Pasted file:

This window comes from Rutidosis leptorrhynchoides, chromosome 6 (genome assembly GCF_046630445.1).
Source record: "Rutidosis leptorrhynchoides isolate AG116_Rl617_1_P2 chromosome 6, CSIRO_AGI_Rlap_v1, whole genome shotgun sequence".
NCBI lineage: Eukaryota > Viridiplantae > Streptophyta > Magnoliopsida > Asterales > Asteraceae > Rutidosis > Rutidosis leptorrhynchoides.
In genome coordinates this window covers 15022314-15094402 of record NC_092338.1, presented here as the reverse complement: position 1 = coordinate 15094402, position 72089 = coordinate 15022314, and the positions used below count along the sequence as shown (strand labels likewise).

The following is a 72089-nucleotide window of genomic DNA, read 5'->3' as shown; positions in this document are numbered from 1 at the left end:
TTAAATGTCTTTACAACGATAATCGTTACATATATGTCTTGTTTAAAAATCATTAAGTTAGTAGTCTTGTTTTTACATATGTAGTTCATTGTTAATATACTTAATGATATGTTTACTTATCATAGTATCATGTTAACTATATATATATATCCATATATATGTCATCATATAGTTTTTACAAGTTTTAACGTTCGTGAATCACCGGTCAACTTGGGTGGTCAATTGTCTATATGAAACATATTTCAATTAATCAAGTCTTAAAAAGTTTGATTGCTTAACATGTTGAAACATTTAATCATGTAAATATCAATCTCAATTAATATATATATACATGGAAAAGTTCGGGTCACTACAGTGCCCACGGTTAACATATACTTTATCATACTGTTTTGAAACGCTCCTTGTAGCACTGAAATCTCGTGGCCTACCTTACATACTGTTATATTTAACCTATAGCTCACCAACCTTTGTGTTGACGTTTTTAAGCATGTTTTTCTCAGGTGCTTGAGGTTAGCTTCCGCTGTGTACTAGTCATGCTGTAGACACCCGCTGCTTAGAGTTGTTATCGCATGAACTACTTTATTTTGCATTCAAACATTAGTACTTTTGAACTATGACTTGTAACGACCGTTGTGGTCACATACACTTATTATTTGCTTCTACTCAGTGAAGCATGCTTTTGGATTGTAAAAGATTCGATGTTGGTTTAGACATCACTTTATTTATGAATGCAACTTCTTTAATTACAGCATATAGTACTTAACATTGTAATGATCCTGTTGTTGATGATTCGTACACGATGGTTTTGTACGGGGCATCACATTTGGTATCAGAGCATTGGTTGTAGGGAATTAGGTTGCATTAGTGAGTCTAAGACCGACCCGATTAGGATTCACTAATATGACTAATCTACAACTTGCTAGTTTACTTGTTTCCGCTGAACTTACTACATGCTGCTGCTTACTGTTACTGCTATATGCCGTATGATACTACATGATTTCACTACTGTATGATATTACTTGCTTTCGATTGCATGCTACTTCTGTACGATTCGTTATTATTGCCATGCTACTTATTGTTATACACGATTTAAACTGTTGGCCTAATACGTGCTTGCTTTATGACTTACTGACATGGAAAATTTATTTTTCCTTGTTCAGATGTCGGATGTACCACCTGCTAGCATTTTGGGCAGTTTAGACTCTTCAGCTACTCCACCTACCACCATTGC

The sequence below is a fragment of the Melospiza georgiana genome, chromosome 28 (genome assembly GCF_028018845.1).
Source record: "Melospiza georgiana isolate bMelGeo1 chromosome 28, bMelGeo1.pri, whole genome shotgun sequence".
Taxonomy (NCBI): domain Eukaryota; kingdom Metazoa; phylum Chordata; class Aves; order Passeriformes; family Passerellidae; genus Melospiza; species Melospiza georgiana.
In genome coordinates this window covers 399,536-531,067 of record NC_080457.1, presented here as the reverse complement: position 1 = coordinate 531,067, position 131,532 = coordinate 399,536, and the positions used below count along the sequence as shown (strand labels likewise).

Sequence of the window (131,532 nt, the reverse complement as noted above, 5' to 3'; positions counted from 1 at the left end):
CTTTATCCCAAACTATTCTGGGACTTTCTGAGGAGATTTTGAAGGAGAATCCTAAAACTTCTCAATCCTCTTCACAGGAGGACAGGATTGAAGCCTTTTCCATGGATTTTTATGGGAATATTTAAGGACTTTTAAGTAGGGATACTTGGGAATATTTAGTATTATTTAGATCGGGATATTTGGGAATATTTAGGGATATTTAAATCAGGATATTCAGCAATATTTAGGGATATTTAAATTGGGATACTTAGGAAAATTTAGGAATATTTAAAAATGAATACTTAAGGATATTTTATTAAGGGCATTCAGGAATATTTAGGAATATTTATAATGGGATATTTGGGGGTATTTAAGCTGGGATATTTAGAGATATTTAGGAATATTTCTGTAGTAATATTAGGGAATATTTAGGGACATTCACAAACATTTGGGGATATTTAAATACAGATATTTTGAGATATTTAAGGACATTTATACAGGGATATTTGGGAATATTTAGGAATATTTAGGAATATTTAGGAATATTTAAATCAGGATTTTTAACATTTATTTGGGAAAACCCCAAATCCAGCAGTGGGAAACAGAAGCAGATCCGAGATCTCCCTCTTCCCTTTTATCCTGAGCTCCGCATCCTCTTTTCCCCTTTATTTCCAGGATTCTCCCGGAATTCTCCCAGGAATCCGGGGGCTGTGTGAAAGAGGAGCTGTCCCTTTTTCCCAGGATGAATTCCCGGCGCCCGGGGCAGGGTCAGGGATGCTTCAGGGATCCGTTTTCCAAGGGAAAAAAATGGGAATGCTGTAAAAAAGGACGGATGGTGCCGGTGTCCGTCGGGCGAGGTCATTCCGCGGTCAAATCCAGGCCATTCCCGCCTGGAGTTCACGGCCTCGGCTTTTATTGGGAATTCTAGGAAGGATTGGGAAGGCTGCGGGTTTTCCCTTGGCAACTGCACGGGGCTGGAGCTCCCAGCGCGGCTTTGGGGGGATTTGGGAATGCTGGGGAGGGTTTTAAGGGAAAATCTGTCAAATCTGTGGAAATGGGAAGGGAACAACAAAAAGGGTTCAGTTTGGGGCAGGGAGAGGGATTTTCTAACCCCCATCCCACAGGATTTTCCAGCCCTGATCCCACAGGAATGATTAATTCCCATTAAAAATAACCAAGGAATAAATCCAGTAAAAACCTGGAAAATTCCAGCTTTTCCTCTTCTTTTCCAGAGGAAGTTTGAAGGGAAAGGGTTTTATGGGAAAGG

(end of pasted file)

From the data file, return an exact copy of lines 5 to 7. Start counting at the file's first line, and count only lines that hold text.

The following is a 72089-nucleotide window of genomic DNA, read 5'->3' as shown; positions in this document are numbered from 1 at the left end:
TTAAATGTCTTTACAACGATAATCGTTACATATATGTCTTGTTTAAAAATCATTAAGTTAGTAGTCTTGTTTTTACATATGTAGTTCATTGTTAATATACTTAATGATATGTTTACTTATCATAGTATCATGTTAACTATATATATATATCCATATATATGTCATCATATAGTTTTTACAAGTTTTAACGTTCGTGAATCACCGGTCAACTTGGGTGGTCAATTGTCTATATGAAACATATTTCAATTAATCAAGTCTTAAAAAGTTTGATTGCTTAACATGTTGAAACATTTAATCATGTAAATATCAATCTCAATTAATATATATATACATGGAAAAGTTCGGGTCACTACAGTGCCCACGGTTAACATATACTTTATCATACTGTTTTGAAACGCTCCTTGTAGCACTGAAATCTCGTGGCCTACCTTACATACTGTTATATTTAACCTATAGCTCACCAACCTTTGTGTTGACGTTTTTAAGCATGTTTTTCTCAGGTGCTTGAGGTTAGCTTCCGCTGTGTACTAGTCATGCTGTAGACACCCGCTGCTTAGAGTTGTTATCGCATGAACTACTTTATTTTGCATTCAAACATTAGTACTTTTGAACTATGACTTGTAACGACCGTTGTGGTCACATACACTTATTATTTGCTTCTACTCAGTGAAGCATGCTTTTGGATTGTAAAAGATTCGATGTTGGTTTAGACATCACTTTATTTATGAATGCAACTTCTTTAATTACAGCATATAGTACTTAACATTGTAATGATCCTGTTGTTGATGATTCGTACACGATGGTTTTGTACGGGGCATCACATTTGGTATCAGAGCATTGGTTGTAGGGAATTAGGTTGCATTAGTGAGTCTAAGACCGACCCGATTAGGATTCACTAATATGACTAATCTACAACTTGCTAGTTTACTTGTTTCCGCTGAACTTACTACATGCTGCTGCTTACTGTTACTGCTATATGCCGTATGATACTACATGATTTCACTACTGTATGATATTACTTGCTTTCGATTGCATGCTACTTCTGTACGATTCGTTATTATTGCCATGCTACTTATTGTTATACACGATTTAAACTGTTGGCCTAATACGTGCTTGCTTTATGACTTACTGACATGGAAAATTTATTTTTCCTTGTTCAGATGTCGGATGTACCACCTGCTAGCATTTTGGGCAGTTTAGACTCTTCAGCTACTCCACCTACCACCATTGC

The sequence below is a fragment of the Melospiza georgiana genome, chromosome 28 (genome assembly GCF_028018845.1).